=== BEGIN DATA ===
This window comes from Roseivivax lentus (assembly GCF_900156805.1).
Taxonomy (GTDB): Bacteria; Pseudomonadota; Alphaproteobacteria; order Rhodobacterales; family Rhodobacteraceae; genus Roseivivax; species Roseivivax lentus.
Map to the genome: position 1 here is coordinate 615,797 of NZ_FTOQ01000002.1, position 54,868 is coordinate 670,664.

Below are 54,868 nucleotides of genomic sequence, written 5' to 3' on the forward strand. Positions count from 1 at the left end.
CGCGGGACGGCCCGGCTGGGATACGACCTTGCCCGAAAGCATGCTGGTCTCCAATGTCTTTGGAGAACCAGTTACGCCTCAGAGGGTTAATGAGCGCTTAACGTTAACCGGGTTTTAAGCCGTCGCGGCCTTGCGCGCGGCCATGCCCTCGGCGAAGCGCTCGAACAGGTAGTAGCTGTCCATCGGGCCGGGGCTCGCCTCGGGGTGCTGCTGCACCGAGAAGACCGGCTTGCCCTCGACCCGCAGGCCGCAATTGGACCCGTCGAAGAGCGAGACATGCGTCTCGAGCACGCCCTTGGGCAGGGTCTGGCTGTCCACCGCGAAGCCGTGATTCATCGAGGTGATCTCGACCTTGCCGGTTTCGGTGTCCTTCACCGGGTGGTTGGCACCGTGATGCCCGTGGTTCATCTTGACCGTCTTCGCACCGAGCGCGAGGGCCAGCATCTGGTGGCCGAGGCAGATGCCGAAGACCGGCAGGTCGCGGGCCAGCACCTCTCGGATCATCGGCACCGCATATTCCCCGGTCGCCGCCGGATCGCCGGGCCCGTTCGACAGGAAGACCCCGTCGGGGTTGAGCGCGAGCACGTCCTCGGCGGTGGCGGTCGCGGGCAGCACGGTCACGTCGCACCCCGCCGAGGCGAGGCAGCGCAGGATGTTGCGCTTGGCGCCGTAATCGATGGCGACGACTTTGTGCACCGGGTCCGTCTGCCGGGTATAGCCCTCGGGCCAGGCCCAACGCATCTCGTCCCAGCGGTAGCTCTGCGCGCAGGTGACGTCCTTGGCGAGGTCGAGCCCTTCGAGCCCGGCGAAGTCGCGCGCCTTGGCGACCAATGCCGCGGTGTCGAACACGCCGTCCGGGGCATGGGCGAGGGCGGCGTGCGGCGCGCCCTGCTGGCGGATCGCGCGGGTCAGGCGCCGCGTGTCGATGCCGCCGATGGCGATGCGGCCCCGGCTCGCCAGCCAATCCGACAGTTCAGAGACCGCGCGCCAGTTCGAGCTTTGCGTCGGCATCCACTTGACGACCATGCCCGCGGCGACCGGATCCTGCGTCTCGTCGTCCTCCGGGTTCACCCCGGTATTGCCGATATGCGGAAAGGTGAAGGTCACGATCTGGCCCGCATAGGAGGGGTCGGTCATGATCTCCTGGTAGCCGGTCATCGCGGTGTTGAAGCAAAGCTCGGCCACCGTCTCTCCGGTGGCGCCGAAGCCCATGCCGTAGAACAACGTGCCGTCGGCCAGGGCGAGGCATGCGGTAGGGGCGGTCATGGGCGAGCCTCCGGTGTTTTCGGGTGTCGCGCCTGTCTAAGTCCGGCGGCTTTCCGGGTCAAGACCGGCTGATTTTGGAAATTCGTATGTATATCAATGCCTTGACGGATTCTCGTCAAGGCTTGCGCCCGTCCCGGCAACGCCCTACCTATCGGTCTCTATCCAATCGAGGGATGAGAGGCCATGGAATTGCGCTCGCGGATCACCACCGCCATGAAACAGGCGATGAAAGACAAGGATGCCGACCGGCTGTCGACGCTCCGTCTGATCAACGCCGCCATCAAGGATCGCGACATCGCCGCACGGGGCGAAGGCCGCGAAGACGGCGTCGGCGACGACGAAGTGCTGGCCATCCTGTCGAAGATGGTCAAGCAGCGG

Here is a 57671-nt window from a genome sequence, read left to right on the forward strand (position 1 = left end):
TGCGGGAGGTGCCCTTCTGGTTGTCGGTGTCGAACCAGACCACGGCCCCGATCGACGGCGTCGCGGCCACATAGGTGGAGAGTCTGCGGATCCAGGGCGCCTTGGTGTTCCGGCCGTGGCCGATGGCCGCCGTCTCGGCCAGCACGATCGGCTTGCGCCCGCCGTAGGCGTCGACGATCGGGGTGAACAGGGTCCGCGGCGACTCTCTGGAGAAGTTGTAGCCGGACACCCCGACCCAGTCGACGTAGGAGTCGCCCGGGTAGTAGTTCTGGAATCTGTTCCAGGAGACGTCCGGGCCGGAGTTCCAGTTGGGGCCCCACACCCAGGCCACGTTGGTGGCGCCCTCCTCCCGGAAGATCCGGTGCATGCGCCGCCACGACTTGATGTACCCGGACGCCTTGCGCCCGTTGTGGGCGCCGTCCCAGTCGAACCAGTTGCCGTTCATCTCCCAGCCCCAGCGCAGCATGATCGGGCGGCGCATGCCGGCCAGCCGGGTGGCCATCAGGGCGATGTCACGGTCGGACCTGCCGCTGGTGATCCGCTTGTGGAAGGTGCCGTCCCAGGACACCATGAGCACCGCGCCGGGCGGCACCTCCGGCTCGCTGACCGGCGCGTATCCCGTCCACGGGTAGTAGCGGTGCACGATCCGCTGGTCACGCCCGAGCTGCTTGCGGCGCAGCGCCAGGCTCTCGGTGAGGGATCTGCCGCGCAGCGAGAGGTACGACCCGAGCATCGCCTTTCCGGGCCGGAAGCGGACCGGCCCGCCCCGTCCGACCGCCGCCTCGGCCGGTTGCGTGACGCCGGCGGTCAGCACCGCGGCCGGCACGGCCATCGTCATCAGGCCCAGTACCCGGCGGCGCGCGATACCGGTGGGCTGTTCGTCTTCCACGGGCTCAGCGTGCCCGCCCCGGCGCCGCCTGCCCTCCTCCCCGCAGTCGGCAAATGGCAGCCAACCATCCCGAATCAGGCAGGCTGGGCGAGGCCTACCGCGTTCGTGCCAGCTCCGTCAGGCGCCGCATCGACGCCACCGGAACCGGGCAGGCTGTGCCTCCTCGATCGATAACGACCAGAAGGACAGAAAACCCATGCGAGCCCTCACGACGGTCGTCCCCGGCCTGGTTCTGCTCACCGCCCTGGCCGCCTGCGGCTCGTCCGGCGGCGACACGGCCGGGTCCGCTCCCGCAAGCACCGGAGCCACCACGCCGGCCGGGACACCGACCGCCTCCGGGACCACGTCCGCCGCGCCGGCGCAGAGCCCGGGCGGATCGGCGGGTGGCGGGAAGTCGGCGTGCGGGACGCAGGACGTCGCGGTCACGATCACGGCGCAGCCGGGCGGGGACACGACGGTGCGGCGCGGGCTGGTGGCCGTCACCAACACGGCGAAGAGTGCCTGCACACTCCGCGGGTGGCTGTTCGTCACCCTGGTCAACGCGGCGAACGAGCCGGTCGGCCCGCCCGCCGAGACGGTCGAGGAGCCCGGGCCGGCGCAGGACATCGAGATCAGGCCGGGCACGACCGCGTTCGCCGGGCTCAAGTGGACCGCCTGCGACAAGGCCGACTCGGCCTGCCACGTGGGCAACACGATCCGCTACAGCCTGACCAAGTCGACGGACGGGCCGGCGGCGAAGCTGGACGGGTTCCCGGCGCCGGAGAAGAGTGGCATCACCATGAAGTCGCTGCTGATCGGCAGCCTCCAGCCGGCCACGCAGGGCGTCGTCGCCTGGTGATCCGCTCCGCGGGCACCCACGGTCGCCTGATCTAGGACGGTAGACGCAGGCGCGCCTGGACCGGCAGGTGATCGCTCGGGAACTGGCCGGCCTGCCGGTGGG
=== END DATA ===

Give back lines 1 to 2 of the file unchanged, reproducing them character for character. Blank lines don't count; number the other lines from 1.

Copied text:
This window comes from Roseivivax lentus (assembly GCF_900156805.1).
Taxonomy (GTDB): Bacteria; Pseudomonadota; Alphaproteobacteria; order Rhodobacterales; family Rhodobacteraceae; genus Roseivivax; species Roseivivax lentus.